How well would your business fare if you lost revenue for a week, or two weeks, or even a month or longer? This situation is more common than you might realize when disaster strikes, even for seemingly small disasters.
Let’s say you have a retail store. The location is fantastic, right at a well-traveled intersection where high visibility provides built-in advertising. One sunny afternoon, you hear screeching tires and then the crash as glass and display racks go flying. Now there’s a car in your showroom, leaking fluids. Fortunately, no one is hurt but it will take a while to clean up the mess. Not only do you have to repair or replace everything that was damaged, but it’s likely that you’ll be waiting on construction permits and structural engineers to be sure the building is safe. You’re out of business for a while.
This is a dramatic example, but business interruptions can happen from a number of covered claims, like a lightning strike, a fire, storm damage, and more. Business interruption insurance can protect your business in these situations by reimbursing your business for the income you would have received if it were business as usual.
Much like other types of insurance, you’ll often be able to choose between named peril and all risk coverage, with the latter providing more complete coverage. Your policy may also protect you against related expenses, like operating out of a temporary location.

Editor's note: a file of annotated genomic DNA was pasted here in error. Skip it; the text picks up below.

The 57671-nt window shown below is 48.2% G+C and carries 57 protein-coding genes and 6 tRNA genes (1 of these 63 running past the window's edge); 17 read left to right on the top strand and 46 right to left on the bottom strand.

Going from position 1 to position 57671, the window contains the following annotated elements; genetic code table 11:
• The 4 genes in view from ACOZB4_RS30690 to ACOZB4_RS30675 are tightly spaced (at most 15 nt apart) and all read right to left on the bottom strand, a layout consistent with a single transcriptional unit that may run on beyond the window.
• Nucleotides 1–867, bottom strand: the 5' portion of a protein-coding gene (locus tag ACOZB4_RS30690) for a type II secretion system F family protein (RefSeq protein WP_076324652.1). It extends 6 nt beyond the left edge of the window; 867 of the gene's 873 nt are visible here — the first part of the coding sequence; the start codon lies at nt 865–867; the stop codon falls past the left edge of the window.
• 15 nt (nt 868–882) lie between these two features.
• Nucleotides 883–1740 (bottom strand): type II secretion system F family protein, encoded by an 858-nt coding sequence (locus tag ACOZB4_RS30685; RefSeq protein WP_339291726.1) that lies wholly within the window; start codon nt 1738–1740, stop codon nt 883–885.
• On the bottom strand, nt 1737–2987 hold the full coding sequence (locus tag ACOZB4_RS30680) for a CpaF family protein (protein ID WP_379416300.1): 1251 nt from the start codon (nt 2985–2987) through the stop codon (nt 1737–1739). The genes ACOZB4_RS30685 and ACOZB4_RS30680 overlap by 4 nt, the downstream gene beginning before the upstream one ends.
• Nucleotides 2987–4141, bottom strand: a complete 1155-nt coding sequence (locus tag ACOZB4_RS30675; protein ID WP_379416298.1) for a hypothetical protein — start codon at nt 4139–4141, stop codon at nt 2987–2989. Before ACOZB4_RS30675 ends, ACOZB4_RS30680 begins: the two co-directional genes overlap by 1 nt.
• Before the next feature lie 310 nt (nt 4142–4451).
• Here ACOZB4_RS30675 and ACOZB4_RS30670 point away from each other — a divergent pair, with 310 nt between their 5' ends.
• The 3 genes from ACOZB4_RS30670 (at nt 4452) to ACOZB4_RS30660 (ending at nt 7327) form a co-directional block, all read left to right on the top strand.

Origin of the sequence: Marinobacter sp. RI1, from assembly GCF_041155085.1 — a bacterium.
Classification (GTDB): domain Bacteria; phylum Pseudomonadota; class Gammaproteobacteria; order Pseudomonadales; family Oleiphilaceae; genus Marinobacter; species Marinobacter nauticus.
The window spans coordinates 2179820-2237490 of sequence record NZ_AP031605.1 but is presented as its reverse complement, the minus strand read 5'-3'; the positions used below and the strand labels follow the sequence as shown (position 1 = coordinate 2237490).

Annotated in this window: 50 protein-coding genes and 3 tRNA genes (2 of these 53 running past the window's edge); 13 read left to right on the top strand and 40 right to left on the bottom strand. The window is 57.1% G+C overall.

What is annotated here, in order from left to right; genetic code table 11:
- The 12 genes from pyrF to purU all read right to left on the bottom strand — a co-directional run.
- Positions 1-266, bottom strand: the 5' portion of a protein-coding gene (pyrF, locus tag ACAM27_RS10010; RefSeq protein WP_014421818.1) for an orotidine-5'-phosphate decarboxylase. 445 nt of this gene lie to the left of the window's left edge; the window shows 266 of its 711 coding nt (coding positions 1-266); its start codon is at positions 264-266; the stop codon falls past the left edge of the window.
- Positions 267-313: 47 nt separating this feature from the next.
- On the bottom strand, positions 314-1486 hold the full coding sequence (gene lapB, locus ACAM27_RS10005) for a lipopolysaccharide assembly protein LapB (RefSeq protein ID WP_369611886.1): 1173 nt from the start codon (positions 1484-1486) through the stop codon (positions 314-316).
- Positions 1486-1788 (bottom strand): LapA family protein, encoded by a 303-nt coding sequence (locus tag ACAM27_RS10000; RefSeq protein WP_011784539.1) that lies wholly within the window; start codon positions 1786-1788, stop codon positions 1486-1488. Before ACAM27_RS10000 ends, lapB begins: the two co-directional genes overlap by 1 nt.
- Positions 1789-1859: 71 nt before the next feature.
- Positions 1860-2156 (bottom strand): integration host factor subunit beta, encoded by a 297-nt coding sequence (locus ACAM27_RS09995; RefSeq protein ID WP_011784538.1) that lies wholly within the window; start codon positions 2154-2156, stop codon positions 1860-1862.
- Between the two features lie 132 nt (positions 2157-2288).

Discuss your coverage needs with your broker. Some business owners choose limited business interruption insurance while others opt for extended business interruption insurance. Extended coverage provides more complete protection because the coverage doesn’t end when the repairs are complete. Chances are good that the mishap cost your business money in the form of ongoing slowed sales. Just like it took some time to rebuild your business location, it may take some time to rebuild your business to its full performance.
Business interruption insurance is usually sold as an add-on to your business property insurance policy. The two coverage types work together to protect your business in ways that one type of coverage alone can’t. In both cases, the coverage protects both your business and your savings. Just reach out to your broker to learn more.